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Health | Feb 24, 2018

Navrongo Prisons Sick Bay Renovated

GNA
Navrongo Prisons Sick Bay Renovated

An infirmary at the Navrongo Prisons has been refurbished by the Alexia's Cross Foundation, an NGO based in Tamale in the Northern Region to enhance health delivery for inmates at the Navrongo prisons in the Kassena-Nankana Municipality.

In addition to the renovation, the NGO presented a refrigerator for storing medicines, an office cabinet, two beds and some medical supplies valued at GHC12,400.

Vida Kwotuah, Executive Director and Co-founder of the foundation who handed over the project to authorities of the prisons, said the support was as result of needs identified during a preliminary visits they made to the prisons.

Ms Kwotuah said even though the prison was confronted with many other challenges, Alexia's Foundation raised funding to address the health needs of inmates and expressed the hope that her outfit would present more of such gestures in future to improve the situation at the prison.

The Executive Director who is also a native of the Municipality added that the gesture was to give back to society.

Alhaji Ahmed Rahim, Co- founder of the NGO expressed gratitude to the Prisons authority for giving the organisation the opportunity to work on the clinic.

He said even though many needs were mentioned by the Service, it was the foundation's hope to secure funds in future to address some of the other challenges confronting the service.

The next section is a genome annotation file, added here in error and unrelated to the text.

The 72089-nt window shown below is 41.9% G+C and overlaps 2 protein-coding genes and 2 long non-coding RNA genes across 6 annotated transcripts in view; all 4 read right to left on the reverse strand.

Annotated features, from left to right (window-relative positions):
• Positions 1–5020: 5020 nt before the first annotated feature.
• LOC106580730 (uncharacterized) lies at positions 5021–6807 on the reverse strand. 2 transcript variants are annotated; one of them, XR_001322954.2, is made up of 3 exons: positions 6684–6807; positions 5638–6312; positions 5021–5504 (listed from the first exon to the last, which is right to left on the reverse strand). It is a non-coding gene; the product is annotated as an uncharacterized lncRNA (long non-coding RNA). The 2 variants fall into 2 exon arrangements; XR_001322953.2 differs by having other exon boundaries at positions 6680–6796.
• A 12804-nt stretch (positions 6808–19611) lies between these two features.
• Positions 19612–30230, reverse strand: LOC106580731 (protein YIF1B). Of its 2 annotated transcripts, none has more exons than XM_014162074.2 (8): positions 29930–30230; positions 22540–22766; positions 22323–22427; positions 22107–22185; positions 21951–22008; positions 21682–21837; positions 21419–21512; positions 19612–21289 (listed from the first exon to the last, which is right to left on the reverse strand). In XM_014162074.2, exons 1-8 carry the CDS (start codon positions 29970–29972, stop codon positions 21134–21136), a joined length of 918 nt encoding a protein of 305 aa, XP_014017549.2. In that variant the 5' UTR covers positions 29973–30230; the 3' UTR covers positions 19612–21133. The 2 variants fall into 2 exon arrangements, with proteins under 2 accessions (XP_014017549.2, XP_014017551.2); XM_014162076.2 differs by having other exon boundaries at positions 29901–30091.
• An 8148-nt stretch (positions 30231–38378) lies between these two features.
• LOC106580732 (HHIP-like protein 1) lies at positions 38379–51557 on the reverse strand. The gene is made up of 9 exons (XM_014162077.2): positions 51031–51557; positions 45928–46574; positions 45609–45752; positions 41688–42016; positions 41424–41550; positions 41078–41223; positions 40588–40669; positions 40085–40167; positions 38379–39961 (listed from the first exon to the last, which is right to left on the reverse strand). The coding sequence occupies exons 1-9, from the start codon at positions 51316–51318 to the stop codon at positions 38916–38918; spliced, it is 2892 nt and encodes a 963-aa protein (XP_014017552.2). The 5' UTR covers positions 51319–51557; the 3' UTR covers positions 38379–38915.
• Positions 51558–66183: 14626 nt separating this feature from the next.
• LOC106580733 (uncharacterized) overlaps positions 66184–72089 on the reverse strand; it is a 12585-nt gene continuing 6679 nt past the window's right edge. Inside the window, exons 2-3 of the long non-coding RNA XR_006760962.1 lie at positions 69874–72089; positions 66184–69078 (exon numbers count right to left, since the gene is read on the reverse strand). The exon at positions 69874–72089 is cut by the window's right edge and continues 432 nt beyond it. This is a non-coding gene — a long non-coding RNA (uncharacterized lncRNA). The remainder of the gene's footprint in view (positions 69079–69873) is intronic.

He prayed for better future collaboration between the Service and the NGO.

Alhaji Rahim noted that the foundation had among other objectives,to support prisoners to live and be integrated well into society, support children and parents welfare who due to their social and economic challenges result in reduced quality of lives.

Mr Henry Dasaah, Deputy Director of Prisons who received the donation at the clinic, expressed gratitude to Alexia's Foundation for transforming the facility and added that it would help improve health services for the prison community.

He appealed to other philanthropic organisations and individuals to support the service, enumerating problems such as the absence of workshops for skills training of inmates, and said it was one of the best ways to properly integrate inmates after they had served their prison sentences.

He expressed worry about the poor reception about inmates, especially by family members when they are released from prison to join society, stressing that most of them were treated as outcasts in society, thereby forcing them to commit more offences resulting into their return to prison.

He said the Navrongo Prisons had an increased population of over 100 per cent and indicated that 246 inmates were presently serving their terms and stated that the facility's original capacity was 100 prisoners at full capacity.

The Deputy Director appealed to NGOs and individuals for support in the form of vehicles to the service to transport inmates to court and said the prisoners were mostly sent to court in public transport.

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